Auction items 

Westmount company halts auction of Nazi medals ‘to avoid controversy’

B’nai Brith denounced “efforts to market Nazi memorabilia and the unethical practice of profiting from genocidal paraphernalia”.

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A Westmount company decided to cancel an auction after being informed that B’nai Brith, the Canadian Jewish human rights organization, was about to ask it to remove the German medals from the World War II featuring a Nazi swastika for sale online.

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The auction was scheduled to start on Friday and was available on the website. It was going to be held by the P&R Auctions collectors service in Westmount.

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When contacted for comment on Saturday, auction house co-owner Patrick Desparois first told the Montreal Gazette he considered the items historic.

“We’re just selling the story. It’s part of the story. Unfortunately, the story is not always rosy, said Desparois. “As an auction house, we sell historical objects. We do not encourage propaganda. Never. History is often sad, but we sell historical objects.

“I can sympathize. My (business) partner is Jewish, by the way. He understands it very well. »

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Less than two hours later, Desparois said he contacted the person who wanted to sell the items and said he decided to cancel the auction “to avoid any controversy.”

Through an email exchange, a spokesperson said, “Our company does not own or sell any of the merchandise listed in the auction house catalogs published on, and does not does not tolerate the promotion of hateful ideologies. The auction in question is no longer available to bid on the marketplace.

Among the many items to be bid on were a “1936 World War II German Hitler Youth Lapel Pin” and a “World War II German RAD Lapel Pin”. Both items, along with several other medals, bear the Nazi swastika. On Saturday, some of the items had already been auctioned before the auction was cancelled.

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A reader of the Montreal Gazette noticed the auction and informed the newspaper. The issue has come up a few times over the past few years and other auction houses, including one based in Montreal, have pulled similar items after groups like B’nai Brith complained.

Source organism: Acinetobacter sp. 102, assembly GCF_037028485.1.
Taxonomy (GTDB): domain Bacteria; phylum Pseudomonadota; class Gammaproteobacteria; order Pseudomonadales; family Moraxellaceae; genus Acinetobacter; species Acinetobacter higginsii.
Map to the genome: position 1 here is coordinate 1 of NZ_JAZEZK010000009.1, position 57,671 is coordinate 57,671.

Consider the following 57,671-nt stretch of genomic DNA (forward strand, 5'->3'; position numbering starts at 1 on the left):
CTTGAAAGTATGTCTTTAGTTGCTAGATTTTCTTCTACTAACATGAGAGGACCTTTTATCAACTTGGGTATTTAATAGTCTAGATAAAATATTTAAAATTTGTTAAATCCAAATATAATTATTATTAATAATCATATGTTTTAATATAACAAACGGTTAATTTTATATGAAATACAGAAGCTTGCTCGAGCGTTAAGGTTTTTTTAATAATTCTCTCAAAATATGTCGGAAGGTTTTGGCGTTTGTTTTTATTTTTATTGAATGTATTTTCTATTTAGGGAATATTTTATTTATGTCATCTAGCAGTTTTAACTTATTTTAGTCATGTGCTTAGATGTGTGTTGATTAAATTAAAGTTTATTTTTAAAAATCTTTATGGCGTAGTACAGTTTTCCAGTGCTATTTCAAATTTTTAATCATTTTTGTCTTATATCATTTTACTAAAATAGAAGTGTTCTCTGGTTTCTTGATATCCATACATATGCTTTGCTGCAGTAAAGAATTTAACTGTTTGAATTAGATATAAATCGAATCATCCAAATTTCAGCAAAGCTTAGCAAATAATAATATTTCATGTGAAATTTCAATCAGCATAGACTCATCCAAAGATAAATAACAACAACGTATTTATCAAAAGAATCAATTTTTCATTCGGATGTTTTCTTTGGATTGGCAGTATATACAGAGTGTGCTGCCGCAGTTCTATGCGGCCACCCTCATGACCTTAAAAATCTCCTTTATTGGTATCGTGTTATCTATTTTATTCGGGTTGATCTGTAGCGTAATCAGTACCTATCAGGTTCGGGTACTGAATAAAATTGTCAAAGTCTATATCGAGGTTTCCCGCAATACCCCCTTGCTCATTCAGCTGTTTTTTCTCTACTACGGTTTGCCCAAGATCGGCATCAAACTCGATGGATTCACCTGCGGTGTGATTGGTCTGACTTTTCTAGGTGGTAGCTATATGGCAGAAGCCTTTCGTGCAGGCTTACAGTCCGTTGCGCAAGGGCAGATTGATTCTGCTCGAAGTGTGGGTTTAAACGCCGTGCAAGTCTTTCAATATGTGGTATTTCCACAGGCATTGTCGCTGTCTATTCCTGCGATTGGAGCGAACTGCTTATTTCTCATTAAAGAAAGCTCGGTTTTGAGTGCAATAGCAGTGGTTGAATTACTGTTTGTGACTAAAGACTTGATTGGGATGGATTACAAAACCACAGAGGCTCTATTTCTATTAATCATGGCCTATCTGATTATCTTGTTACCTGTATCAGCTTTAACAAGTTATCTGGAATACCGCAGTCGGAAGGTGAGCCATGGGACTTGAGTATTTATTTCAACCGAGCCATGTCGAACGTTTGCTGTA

“While the sale of Nazi material is not illegal in Canada, B’nai Brith denounces efforts to market Nazi memorabilia and the unethical practice of profiting from genocide paraphernalia,” said Marvin Rotrand. , National Director of the B’nai Brith Human Rights League. before the cancellation of the auction. “Nazi-era artefacts belong to museum collections that can educate visitors about the tragic and horrific history of Nazi Germany.”

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Rotrand said B’nai Brith intended to contact the auction company soon and also called on “dealers in general” to stop selling Nazi memorabilia to the public.

“It hurts Holocaust survivors and their descendants and sends the wrong message about a regime that murdered 6 million Jews and millions more,” Rotrand added. “It’s totally false.”

Desparois noted that other auctions advertise what they sell, while his company does not.

“We didn’t spend a dime (on advertising) on ​​it because I don’t want to argue with it,” he said before the auction was cancelled. “I’m not interested in promoting items like this.”

In November 2019, an auction house in Richmond, British Columbia, removed similar medals from an auction after the Vancouver branch of the Center for Israel and Jewish Affairs raised concerns.

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In February 2020, an online auction firm in Montreal removed Nazi memorabilia, including World War II insignia with swastikas on it, after receiving a complaint from the Friends of Simon Wiesenthal Center For Holocaust Studies, based in Toronto.

In November 2021, B’nai Brith Canada convinced three Edmonton antique stores to remove Nazi memorabilia from its shelves. In a statement, B’nai Brith Canada said the sale of such memorabilia “often encourages the romanticization of Nazi ideology.”

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